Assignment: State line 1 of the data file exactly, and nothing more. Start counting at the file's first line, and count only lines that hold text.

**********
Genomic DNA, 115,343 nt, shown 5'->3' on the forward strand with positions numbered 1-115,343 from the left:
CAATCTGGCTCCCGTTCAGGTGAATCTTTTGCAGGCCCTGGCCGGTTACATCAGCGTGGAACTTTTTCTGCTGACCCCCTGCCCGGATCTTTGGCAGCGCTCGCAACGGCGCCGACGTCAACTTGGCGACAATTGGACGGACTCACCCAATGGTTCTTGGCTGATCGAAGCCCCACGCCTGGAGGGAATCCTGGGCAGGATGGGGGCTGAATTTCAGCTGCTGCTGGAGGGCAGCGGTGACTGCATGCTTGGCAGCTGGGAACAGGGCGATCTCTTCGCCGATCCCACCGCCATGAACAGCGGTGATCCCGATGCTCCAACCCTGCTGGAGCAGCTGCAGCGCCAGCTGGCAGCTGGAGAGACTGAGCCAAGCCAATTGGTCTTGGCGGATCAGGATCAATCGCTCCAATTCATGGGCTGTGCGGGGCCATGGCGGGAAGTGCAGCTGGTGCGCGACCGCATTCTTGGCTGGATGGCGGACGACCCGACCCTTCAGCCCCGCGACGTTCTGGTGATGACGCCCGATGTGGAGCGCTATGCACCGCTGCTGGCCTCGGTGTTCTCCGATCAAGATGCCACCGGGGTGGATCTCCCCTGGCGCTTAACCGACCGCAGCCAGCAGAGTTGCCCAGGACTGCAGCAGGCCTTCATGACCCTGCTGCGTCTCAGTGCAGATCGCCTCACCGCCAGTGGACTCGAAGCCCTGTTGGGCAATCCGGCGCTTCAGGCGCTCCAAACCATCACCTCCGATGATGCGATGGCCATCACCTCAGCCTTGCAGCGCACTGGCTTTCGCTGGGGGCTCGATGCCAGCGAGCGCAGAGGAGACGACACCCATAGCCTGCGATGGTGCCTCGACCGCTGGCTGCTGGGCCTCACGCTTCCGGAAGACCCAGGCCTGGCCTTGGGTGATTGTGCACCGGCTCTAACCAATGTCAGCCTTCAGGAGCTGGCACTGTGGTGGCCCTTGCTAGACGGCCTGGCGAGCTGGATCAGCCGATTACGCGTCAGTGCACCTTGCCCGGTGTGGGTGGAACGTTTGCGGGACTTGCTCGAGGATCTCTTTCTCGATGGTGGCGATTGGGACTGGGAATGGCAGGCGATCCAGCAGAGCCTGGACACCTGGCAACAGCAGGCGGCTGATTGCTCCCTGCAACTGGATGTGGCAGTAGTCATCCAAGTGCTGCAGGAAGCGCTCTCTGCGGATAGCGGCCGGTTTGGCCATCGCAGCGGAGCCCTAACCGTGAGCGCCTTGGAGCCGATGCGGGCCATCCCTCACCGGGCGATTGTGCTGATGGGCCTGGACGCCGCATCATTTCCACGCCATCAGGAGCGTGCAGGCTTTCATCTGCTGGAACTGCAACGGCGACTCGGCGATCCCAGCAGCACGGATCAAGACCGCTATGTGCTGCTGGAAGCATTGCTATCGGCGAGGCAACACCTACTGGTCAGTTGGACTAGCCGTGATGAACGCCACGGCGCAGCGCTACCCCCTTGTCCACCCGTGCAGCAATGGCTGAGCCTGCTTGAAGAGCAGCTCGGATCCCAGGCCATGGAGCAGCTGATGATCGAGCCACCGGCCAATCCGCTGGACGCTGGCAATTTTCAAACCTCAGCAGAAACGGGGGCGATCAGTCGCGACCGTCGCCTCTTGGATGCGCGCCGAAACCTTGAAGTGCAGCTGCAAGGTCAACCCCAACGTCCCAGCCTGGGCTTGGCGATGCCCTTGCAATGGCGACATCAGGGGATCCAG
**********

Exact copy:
Genomic DNA, 115,343 nt, shown 5'->3' on the forward strand with positions numbered 1-115,343 from the left: